Assessing and Mitigating the Food Security Consequences of COVID‑19 in China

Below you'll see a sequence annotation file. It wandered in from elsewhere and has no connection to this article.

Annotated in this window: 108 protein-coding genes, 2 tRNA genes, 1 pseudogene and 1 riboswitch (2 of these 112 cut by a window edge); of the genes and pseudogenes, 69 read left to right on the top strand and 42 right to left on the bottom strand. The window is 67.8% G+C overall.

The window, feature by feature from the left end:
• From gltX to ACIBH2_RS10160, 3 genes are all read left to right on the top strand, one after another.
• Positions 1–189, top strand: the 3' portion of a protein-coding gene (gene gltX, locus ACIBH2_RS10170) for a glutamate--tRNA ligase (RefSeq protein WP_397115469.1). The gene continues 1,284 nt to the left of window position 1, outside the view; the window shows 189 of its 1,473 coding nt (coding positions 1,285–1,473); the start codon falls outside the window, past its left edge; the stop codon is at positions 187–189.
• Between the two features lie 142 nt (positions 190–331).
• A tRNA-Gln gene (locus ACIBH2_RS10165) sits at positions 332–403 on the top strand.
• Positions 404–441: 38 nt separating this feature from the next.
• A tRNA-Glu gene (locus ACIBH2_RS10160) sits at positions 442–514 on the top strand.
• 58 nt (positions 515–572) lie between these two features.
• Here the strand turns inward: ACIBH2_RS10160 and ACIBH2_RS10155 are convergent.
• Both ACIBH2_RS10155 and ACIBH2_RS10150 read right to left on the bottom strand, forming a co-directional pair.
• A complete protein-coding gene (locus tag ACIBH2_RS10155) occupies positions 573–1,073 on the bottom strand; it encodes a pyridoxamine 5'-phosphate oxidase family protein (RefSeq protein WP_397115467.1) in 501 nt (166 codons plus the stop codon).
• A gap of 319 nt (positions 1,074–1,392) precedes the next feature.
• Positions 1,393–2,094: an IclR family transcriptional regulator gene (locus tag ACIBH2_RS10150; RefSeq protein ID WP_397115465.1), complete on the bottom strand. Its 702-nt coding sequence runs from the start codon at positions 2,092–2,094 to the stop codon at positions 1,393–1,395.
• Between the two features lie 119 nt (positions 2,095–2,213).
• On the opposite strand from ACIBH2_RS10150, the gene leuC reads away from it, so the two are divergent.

This project will evaluate the impacts of the COVID‑19 outbreak on household food security in Chinese cities, assess the effectiveness of temporary policies from multi-stakeholder perspective and develop social and policy measures to mitigate the impacts. Building on the expertise, research instruments, and networks developed through the SSHRC-funded Hungry Cities Partnership, our objectives are to: 1) Investigate the immediate food security challenges resulting from China’s quarantine measures, unstable food supply, and fear of food shopping in two COVID‑19 affected cities (Wuhan and Nanjing); 2) Compare food security status in Nanjing following the COVID‑19 outbreak with baseline data collected through Hungry Cities in 2015; and 3) Synthesize and assess policies established to address food security challenges and promote effective measures by engaging local stakeholders. Our Canadian-Chinese research team has strong multidisciplinary expertise in food security evaluation, food policy analysis and the social and food security impacts of infectious diseases. Using a mixed-methods approach, we will generate rapid answers to Objective 1 through an online household survey and follow-up telephone interviews with residents of Wuhan and Nanjing, and a complementary inventory of immediate policy measures. Building on the survey instruments and established connections developed through the Hungry Cities Partnership, we will address Objective 2 through a longitudinal analysis to evaluate changes in household food security before and after the COVID‑19 epidemic. Objective 3 will be addressed through a policy analysis and in-depth interviews with diverse local stakeholders. Outcomes will be relevant to academics, international organizations, and policymakers involved in efforts to strengthen food provisioning amid the epidemic in China. Results will also be useful to policymakers in other countries at risk of food security during infection disease outbreaks.